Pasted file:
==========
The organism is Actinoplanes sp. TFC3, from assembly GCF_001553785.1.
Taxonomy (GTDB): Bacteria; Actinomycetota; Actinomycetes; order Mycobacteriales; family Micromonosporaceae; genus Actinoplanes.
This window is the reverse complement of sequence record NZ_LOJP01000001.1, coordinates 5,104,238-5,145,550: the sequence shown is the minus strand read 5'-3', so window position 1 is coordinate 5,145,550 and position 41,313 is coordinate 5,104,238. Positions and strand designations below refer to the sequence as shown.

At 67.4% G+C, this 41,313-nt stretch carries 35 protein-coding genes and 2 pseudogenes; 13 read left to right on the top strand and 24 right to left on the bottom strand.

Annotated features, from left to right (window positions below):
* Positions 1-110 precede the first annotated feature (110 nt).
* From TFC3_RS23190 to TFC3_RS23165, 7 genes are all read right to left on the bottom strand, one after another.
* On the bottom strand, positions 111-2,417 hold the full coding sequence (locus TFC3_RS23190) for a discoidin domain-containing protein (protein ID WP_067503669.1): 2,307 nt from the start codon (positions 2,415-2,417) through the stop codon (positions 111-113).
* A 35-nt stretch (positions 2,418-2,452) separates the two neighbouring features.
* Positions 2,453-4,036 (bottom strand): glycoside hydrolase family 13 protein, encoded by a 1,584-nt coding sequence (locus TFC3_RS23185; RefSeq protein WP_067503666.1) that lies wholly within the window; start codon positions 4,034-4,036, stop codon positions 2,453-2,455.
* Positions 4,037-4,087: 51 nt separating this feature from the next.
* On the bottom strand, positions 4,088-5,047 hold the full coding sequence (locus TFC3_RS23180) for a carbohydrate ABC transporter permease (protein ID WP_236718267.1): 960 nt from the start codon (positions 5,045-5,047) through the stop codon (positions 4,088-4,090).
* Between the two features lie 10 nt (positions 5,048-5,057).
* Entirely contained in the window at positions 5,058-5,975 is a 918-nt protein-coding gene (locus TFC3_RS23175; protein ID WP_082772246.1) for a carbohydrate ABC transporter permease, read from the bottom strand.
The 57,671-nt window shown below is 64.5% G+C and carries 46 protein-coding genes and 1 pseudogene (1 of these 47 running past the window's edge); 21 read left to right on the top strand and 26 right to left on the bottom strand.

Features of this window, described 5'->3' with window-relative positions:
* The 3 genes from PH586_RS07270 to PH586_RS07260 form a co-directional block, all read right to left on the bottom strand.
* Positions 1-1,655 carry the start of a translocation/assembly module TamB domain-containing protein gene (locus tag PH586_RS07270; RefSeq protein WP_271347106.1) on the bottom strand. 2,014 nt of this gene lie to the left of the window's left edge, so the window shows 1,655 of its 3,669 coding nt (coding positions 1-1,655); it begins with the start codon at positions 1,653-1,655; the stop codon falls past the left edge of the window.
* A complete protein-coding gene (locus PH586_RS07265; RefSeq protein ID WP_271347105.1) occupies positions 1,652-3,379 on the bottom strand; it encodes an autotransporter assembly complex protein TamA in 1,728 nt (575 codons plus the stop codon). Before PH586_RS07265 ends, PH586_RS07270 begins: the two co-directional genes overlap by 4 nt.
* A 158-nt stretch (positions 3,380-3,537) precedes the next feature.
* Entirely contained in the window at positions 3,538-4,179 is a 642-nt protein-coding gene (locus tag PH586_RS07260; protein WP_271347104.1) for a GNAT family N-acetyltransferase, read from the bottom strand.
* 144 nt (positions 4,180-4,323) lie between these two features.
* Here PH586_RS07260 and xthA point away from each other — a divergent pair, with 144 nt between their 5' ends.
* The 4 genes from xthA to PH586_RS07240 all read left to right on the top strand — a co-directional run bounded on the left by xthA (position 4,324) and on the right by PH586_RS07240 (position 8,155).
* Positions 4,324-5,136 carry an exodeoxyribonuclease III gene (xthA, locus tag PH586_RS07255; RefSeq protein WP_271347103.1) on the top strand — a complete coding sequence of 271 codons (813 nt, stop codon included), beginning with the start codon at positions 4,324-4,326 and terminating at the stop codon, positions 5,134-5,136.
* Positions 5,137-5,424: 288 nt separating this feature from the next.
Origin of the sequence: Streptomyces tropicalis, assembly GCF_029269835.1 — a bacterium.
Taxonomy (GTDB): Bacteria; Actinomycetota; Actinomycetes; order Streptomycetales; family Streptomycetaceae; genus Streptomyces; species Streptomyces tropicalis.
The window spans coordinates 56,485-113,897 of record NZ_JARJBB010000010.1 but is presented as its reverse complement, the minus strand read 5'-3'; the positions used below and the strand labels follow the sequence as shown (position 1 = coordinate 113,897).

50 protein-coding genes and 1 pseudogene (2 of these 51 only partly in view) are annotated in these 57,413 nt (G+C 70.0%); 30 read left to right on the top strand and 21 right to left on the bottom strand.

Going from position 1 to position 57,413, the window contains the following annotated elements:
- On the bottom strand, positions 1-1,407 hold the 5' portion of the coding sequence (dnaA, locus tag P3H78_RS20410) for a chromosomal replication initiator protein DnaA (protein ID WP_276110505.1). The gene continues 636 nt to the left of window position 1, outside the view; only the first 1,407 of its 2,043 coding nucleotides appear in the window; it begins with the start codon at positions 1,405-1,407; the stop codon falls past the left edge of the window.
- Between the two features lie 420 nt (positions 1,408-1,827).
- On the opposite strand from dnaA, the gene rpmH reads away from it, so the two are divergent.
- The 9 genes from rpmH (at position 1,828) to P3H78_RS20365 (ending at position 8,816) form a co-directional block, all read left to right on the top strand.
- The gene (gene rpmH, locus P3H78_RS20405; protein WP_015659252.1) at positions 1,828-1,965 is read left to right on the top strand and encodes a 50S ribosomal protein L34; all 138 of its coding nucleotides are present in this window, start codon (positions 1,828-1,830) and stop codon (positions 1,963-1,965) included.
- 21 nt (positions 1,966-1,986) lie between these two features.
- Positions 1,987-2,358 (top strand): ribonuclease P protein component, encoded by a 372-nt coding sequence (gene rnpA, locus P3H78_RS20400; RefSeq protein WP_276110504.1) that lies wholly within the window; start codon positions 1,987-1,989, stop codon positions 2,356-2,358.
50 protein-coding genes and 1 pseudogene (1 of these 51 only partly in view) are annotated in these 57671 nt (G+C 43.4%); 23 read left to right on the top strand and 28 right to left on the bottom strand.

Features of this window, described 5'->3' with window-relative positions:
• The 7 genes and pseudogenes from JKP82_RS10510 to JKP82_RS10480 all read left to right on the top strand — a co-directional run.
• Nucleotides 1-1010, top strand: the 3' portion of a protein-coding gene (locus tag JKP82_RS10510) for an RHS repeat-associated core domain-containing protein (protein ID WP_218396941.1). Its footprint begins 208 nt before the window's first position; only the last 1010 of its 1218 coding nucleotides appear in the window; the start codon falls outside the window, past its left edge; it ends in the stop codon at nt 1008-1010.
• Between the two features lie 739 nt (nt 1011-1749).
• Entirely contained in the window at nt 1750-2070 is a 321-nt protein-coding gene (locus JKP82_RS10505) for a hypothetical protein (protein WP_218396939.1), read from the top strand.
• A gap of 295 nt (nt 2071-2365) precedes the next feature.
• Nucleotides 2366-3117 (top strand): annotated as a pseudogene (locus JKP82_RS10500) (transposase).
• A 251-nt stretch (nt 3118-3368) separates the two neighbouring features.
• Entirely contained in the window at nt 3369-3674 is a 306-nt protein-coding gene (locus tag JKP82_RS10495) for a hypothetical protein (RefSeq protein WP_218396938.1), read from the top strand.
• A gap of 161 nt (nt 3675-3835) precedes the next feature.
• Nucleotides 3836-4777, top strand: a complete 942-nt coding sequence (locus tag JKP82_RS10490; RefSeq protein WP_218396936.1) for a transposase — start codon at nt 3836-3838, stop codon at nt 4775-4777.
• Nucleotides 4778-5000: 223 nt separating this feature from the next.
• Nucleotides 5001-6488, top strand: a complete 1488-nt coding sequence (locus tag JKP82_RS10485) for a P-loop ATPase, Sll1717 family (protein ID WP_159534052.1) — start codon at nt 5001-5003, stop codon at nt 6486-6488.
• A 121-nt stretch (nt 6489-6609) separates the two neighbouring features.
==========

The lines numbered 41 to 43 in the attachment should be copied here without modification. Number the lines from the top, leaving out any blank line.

• The 7 genes and pseudogenes from JKP82_RS10510 to JKP82_RS10480 all read left to right on the top strand — a co-directional run.
• Nucleotides 1-1010, top strand: the 3' portion of a protein-coding gene (locus tag JKP82_RS10510) for an RHS repeat-associated core domain-containing protein (protein ID WP_218396941.1). Its footprint begins 208 nt before the window's first position; only the last 1010 of its 1218 coding nucleotides appear in the window; the start codon falls outside the window, past its left edge; it ends in the stop codon at nt 1008-1010.
• Between the two features lie 739 nt (nt 1011-1749).